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This article in JEQ

  1. Vol. 36 No. 6, p. 1864-1872
     
    Received: Feb 13, 2007


    * Corresponding author(s): chantignym@agr.gc.ca
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doi:10.2134/jeq2007.0083

Gaseous Nitrogen Emissions and Forage Nitrogen Uptake on Soils Fertilized with Raw and Treated Swine Manure

  1. Martin H. Chantigny *a,
  2. Denis A. Angersa,
  3. Philippe Rochettea,
  4. Gilles Bélangera,
  5. Daniel Masséb and
  6. Denis Côtéc
  1. a Agriculture and Agri-Food Canada, Soils and Crops Research and Development Centre, 2560 boul. Hochelaga, Québec, QC, Canada, G1V 2J3
    b Agriculture and Agri-Food Canada, Dairy and Swine Research and Development Centre, 2000, rue Collège, C.P. 90, Sherbrooke, QC, Canada, J1M 1Z3
    c Institut de Recherche et Développement en Agroenvironnement, 2700, rue Einstein, Québec, QC, Canada, G1P 3W8

Abstract

Treatments to reduce solids content in liquid manure have been developed, but little information is available on gaseous N emissions and plant N uptake after application of treated liquid swine manure (LSM). We measured crop yield, N uptake, and NH3 and N2O losses after the application of mineral fertilizer (NH4NO3), raw LSM, and LSM that was decanted, filtered, anaerobically digested, or chemically flocculated. The experiment was conducted from 2001 to 2003 on a loam and a sandy loam cropped to timothy (Phleum pratense L.) with annual applications equivalent to 80 kg N ha−1 in spring and 60 kg N ha−1 after the first harvest. Raw LSM resulted in NH3 emissions three to six times larger (P < 0.05) than mineral fertilizer. The LSM treatments reduced NH3 emissions by an average of 25% compared with raw LSM (P < 0.05). The N2O emissions tended to be higher with raw LSM than with mineral fertilizer. The LSM treatments had little effect on N2O emissions, except for anaerobic digestion, which reduced emissions by >50% compared with raw LSM (P < 0.05). Forage yield with raw LSM was >90% of that with mineral fertilizer. The LSM treatments tended to increase forage yield and N uptake relative to raw LSM. We conclude that treated or untreated LSM offers an alternative to mineral fertilizers for forage grass production but care must be taken to minimize NH3 volatilization. Removing solids from LSM by mechanical, chemical, and biological means reduced NH3 losses from LSM applied to perennial grass.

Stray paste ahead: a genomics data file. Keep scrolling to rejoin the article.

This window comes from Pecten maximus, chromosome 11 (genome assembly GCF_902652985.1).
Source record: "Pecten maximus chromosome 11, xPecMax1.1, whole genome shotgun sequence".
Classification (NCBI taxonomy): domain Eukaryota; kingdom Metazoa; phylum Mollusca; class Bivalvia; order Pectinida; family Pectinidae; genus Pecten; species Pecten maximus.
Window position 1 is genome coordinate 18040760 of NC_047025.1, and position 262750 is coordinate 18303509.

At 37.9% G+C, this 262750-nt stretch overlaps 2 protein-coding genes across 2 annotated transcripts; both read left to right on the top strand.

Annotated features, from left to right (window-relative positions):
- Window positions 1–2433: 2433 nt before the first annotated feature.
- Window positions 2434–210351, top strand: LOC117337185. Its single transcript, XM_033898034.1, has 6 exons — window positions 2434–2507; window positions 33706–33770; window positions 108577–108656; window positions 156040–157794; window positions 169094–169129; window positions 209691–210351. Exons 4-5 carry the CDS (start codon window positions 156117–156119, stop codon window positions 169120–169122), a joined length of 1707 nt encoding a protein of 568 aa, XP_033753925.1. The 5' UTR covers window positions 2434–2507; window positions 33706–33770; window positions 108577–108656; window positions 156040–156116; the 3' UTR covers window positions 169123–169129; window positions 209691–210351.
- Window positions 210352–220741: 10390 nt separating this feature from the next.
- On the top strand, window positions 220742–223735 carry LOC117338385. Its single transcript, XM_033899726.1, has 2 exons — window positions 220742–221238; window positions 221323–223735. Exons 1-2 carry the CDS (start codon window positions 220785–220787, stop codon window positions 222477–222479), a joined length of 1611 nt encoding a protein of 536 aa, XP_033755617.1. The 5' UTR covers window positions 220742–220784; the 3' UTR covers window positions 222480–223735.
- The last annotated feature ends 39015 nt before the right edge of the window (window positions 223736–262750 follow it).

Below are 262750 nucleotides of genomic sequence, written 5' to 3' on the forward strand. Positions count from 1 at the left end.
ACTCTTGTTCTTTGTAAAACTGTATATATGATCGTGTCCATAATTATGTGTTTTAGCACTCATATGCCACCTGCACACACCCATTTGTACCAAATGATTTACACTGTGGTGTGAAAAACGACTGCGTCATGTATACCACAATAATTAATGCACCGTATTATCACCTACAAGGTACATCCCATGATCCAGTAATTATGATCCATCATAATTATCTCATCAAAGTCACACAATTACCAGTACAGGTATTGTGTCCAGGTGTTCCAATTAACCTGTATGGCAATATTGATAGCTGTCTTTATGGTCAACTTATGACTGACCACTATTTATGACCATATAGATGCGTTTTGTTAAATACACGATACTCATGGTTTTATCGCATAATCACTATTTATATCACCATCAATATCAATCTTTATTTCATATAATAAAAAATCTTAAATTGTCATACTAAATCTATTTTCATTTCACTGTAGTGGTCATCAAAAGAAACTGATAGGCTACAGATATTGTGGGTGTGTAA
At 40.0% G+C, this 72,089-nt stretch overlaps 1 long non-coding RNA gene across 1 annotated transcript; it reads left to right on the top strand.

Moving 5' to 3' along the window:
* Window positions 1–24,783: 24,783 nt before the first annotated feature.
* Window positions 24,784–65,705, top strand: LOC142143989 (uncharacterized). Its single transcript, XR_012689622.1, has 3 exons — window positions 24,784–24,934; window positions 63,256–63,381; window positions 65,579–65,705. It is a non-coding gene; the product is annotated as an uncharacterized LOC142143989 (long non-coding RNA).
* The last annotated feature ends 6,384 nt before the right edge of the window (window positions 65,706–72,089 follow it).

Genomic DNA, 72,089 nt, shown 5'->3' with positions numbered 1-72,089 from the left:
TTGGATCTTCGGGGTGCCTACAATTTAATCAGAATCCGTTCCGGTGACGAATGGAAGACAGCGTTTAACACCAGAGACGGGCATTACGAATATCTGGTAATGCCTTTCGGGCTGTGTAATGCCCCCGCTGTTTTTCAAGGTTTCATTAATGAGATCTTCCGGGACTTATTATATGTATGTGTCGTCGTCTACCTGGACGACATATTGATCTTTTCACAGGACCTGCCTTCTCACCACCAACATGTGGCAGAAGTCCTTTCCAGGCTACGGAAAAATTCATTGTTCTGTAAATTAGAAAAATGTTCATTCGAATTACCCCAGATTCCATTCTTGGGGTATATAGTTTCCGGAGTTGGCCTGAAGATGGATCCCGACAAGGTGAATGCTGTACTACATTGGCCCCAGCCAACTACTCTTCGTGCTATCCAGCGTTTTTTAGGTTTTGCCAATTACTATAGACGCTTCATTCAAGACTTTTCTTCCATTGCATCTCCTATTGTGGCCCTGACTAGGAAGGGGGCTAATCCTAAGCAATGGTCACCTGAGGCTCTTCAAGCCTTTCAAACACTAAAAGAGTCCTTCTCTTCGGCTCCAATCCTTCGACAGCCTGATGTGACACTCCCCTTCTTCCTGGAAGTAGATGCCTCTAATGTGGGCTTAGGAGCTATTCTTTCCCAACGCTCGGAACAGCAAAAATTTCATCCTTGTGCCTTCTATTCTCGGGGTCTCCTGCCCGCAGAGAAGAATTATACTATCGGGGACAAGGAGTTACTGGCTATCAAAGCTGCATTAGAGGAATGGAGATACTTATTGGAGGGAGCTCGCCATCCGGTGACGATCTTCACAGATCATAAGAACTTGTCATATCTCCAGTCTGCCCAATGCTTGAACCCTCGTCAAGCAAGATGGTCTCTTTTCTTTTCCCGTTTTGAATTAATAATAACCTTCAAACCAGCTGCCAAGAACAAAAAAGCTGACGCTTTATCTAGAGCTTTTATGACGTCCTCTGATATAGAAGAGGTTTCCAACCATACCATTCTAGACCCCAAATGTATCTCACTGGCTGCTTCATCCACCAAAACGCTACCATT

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Copyright © 2007. American Society of Agronomy, Crop Science Society of America, Soil Science SocietyAmerican Society of Agronomy, Crop Science Society of America, and Soil Science Society of America